European citizens don’t want to be left out of decision-making over nuclear power. But a recent meeting of the Espoo Convention reveals how concerns over reactor life-time extensions are being sidelined. After Fukushima, you might think that nuclear power is a thing of the past. Or that our focus on climate is the only issue of public concern when it comes to the energy sector. Yet the recent Meeting of the Parties to the Espoo Convention, which deals with environmental impact assessments across borders, was hi-jacked by ongoing disputes over reactor construction and lifetime extension. In Minsk, 200 participants representing the 45 states who are members to this UN Convention held heated discussions over problematic cases, such as Hinkley Point C (UK), Ostravets (Belarus) and a number of old Ukrainian reactors going through their lifetime extensions. This dispute has arisen largely because the rules on who has a say when decisions regarding nuclear operations are made are unclear. Which countries and their citizens should be notified and involved in decision-making on a new nuclear installation such as Hinkley Point C? And how about extending the lifetime of old reactors, like the Yuzhnoukrainsk power plant in south Ukraine? These are questions to be addressed in the framework of the Espoo Convention. But are we really solving the dilemma of whether nuclear operations can have a significant transboundary impact, which should, according to the Espoo Convention, trigger communication across borders with potentially affected parties? Or are we witnessing a political game, fueled by self-centered interests of nuclear positive countries and the nuclear business, which is trying to remodel itself by “climate-neutral marketing” of its product?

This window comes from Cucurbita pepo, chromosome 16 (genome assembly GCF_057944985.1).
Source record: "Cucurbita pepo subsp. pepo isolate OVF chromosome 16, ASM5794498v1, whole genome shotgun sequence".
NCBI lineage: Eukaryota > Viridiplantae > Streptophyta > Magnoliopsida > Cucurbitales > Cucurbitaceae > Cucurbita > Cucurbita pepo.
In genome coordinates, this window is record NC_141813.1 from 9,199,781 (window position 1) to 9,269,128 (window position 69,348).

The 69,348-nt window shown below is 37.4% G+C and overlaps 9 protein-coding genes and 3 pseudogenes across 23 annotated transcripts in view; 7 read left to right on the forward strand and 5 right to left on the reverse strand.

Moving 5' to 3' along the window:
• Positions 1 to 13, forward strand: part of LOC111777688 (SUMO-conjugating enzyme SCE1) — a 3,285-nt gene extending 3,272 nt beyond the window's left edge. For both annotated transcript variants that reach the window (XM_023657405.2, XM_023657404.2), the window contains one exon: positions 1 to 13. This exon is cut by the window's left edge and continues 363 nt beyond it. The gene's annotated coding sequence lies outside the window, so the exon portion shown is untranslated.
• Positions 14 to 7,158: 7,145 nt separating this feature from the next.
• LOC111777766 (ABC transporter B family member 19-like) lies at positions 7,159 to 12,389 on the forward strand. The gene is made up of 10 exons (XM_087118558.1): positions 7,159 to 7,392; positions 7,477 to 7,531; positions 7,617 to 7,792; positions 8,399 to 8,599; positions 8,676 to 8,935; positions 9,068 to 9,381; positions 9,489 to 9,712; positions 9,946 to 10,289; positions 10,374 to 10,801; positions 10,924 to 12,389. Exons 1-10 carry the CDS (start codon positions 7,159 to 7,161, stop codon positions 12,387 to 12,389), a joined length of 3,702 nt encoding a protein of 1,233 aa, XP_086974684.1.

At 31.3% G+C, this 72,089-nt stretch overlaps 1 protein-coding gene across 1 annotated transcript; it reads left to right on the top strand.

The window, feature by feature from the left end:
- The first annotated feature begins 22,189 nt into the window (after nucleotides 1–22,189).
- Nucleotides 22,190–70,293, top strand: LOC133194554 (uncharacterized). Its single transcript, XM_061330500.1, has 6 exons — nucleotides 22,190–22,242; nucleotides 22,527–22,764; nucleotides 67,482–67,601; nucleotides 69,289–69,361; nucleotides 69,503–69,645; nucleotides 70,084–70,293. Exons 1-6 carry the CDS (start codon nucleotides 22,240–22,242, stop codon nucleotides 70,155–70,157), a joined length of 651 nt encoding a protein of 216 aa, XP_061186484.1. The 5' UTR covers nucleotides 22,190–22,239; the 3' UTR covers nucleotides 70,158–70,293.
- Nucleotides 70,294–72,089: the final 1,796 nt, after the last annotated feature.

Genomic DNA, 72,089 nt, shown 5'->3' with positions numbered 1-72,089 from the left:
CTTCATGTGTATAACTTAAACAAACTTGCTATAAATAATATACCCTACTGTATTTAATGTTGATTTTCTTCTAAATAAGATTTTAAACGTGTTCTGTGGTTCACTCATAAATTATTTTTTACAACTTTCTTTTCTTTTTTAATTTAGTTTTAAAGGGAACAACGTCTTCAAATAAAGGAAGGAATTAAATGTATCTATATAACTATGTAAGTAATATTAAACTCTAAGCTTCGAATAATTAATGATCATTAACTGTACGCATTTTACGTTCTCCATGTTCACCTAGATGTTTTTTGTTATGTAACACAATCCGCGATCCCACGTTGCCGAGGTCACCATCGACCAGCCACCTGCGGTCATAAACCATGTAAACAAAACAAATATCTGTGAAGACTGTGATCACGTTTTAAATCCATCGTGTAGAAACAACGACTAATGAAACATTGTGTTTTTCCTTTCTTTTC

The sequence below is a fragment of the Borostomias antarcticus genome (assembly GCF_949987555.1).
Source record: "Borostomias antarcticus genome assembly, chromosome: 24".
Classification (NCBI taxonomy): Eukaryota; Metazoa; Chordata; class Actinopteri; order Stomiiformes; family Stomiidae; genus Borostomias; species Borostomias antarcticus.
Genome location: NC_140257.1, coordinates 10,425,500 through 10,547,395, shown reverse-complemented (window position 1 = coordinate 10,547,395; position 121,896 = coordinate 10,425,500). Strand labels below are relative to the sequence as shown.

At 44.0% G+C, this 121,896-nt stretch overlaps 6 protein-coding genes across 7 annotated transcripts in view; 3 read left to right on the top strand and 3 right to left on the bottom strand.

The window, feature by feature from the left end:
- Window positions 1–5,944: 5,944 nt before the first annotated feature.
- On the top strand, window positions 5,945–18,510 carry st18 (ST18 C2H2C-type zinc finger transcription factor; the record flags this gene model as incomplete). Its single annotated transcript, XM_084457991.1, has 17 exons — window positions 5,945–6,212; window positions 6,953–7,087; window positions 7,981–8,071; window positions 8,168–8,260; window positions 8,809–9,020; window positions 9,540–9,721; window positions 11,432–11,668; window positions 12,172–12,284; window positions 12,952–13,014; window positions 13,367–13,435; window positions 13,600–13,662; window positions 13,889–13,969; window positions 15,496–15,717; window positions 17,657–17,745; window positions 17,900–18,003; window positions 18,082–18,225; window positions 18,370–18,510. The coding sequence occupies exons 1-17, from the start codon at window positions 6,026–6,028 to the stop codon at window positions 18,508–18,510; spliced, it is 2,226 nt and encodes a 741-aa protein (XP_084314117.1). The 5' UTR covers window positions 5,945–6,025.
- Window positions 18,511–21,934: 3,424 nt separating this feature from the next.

Open Democracy 4th July 2017 read more »